by Steven Brust

Cover image

Series: Vlad Taltos #1
Publisher: Ace
Copyright: April 1983
ISBN: 0-441-38551-6
Format: Mass market
Pages: 239

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Vlad Taltos is an assassin. He's a human in a world of tall, extremely long-lived beings known as Dragaerans, a member of House Jhereg in a world divided politically into Houses with strong shared behavioral characteristics. At the start of the story (after a prologue setting the world background and explaining how he got his familiar), he's hired to assassinate a spectacularly successful thief. From there, the story grows into an interplay of motivations, hidden pasts, conflicts of honor, and complications of loyalty.

The world background for the Vlad Taltos series is a headlong tumble through genre tropes that works mostly because very little time is spent dwelling on its foundations. There's both sourcery and witchcraft, with different sources of power, and separate chaos magic, plus telepathy, plus familiars, with genetic engineering in the background, and interactions between humans and long-lived human-like species, not to mention past-life regression and magical Great Weapons. All this does make more coherent sense than it has any right to, but Brust did throw in everything plus the kitchen sink. He avoids infodumps, though, explaining what's necessary for the story and giving the impression of a rich (if occasionally silly) history for both the world and the characters. And he doesn't make much attempt to come up with a plausible unified theory of how all this happened, which is for the best.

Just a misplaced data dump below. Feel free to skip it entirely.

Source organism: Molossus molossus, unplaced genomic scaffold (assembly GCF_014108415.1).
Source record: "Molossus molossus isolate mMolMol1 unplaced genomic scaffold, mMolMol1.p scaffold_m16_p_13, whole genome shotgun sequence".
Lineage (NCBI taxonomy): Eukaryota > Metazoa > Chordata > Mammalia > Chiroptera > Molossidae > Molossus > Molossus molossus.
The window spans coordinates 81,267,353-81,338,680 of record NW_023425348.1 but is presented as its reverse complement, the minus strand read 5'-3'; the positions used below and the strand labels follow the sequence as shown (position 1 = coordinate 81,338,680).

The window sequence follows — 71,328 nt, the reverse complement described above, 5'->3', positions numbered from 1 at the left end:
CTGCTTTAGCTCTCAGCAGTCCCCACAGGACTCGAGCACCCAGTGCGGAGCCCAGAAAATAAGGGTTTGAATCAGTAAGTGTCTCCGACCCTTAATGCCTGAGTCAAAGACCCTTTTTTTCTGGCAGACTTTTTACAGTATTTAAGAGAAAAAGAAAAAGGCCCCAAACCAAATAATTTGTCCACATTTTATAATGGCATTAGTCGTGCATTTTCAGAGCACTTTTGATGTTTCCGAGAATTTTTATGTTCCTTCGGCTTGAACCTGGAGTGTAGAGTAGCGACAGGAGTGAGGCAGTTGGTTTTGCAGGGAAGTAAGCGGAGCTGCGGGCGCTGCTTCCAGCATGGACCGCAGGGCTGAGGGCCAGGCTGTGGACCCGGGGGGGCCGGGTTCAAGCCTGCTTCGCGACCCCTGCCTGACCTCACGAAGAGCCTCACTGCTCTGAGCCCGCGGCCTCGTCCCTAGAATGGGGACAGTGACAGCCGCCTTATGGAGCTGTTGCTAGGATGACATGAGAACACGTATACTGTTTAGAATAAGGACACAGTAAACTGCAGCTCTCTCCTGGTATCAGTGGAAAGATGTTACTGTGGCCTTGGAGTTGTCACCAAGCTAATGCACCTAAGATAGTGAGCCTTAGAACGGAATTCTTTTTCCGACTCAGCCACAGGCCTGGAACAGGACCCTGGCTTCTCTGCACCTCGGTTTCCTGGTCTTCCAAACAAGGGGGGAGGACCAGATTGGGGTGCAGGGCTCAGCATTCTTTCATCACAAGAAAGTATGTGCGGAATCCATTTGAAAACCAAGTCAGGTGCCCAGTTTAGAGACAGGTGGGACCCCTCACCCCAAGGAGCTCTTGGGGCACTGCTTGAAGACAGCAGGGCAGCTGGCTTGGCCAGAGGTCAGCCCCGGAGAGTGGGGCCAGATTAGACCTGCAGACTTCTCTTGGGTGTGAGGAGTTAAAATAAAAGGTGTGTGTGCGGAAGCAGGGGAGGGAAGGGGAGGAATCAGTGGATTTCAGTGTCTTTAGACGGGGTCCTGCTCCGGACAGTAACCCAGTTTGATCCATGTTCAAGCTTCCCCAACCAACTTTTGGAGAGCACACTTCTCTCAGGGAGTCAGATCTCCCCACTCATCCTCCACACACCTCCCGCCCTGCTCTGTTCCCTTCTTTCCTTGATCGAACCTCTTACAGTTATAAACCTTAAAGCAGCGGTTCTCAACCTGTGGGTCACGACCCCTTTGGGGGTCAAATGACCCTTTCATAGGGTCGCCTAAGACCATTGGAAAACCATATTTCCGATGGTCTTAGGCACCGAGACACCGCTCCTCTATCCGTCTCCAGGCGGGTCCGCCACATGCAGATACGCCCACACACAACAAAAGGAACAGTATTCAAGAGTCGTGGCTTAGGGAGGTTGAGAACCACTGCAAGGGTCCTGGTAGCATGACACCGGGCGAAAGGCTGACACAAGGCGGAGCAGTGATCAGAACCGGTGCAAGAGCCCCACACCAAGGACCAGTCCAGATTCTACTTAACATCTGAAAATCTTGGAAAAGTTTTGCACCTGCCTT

The core of the story is, in essence, a detective novel (with some hard-boiled sensibility) except featuring an assassin instead of a detective. Brust sets up a situation where Vlad cannot simply kill his target and keeps piling on another twist, another conflict of duty, honor, loyalty, or politics. Vlad narrates the story from the first person and is a somewhat typical hypercompetent hero with untold hidden power, but Brust makes up for that by not putting him in the traditional coming of age scenario and adding extensive helpings of snark and banter. The dialogue doesn't always work, particularly early in the book when it can sound forced, but it works often enough to keep me amused and make Vlad a likeable character.

Jhereg worked best for me when the plot swept up the characters and each page had another twist, another fight, another desperate gambit to cut the Gordian knot of the central problem. When the plot slows down enough to dig into the world background, I couldn't shake the feeling that the whole construct was a bit much, a little ridiculous. Those moments are rare, though, as Brust keeps matters moving right along, and since the characters themselves don't take much seriously, the structure feels more like a shared joke than a lack of coherence. Plus, there's some appeal in the sheer audacity of it all, the appeal of a juggler with flaming torches who goes after a stack of knives at the same time.

This is good, swashbuckling adventure with a nicely twisty dilemma that is fully explained for the reader. Recommended for light reading and a funhouse mirror on a whole pile of genre tropes, particularly how Vlad manages to regularly make observations about the life of an assassin in exactly the tone that hard-boiled detectives state the rules of their lives. (Oh, and to reassure those with bad associations with East European names, there is no hint of vampires in this story.)

Followed by Yendi.

Rating: 7 out of 10

Reviewed: 2006-07-17

Last spun 2022-02-06 from thread modified 2013-01-04